What the PVC report and TXU buyout portend
Two recent events—the release of a U.S. Green Building Council report on PVC, and the involvement of two high-profile environmental groups in the proposed purchase of energy giant TXU Corp.—spell big news for those involved in green building and climate change.
The USGBC’s “final” PVC report—a misnomer, since it won’t really be the last word—had been languishing in its Technical and Scientific Advisory Committee for two years. The five TSAC committee members obviously struggled to weigh the public comments generated by a draft report that found vinyl to be no worse for the environment or human health than certain other commonly used building materials.
The vinyl issue has been hanging over the USGBC for years, ever since the committee drafting LEED for Commercial Interiors tried to outlaw PVC in LEED. Technically speaking, the USGBC does not certify the greenness of building products, although through LEED it does “encourage” things like low-VOC paints and “rapidly renewable” products like strawboard.
The new report raised the issue of whether the burning of PVC scrap in backyard or landfill fires could lead to the release of harmful dioxins. The Vinyl Institute, the trade group representing PVC, issued a statement saying landfill fires are “extremely rare.” The Healthy Building Network, an environmental advocacy group and staunch opponent of vinyl, countered with a U.S. Fire Administration report which stated that there are 8,400 dump and landfill fires a year. Yet nowhere does the USFA report (or an EPA report that it refers to) mention PVC or vinyl. There’s a lot more danger to the public from methane gas being released from landfills.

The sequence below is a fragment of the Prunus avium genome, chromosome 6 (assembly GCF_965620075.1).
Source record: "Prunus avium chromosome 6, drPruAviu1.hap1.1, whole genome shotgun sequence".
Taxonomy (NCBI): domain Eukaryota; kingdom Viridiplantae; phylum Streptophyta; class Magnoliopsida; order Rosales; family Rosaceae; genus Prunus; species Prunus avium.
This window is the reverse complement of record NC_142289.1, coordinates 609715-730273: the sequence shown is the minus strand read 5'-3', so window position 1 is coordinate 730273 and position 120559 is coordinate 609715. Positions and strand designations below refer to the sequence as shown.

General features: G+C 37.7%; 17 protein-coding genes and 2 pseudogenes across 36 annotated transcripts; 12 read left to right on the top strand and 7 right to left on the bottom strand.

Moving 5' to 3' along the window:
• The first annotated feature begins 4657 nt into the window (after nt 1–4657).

TSAC chair Malcolm Lewis stated that the essential question before the committee was whether PVC-based materials were “consistently among the worst of the alternative materials studied in terms of environmental and health impacts.” The conclusion, said Lewis, was that “a simple yes or no answer to this question was not adequate, and a more nuanced answer which points the way to dealing with some larger issues was essential.” The TSAC then handed the hot potato over to the full LEED Steering Committee for “further research.”
On the more upbeat side is the news of the $45 billion buyout of TXU, a Dallas-based electric utility, by private equity investors. The remarkable thing about this proposed buyout (which will require approval from TXU shareholders and various Texas and federal agencies) is that the Natural Resources Defense Council and Environmental Defense served as consultants to the buyout team.
The key to the deal: TXU will not build eight of the 11 coal-fired power plants it had on the boards. Instead, the utility will purchase 1,500 MW of wind energy, give rebates to customers using solar power, and cap carbon dioxide emissions.
The TXU deal isn’t perfect, as the environmental groups acknowledged. Three of the coal-fired plants will still be built. That leaves another hundred or so new coal-fired plants in the works elsewhere in the U.S. But the TXU buyout sends a powerful message to utilities around the country that business as usual is over.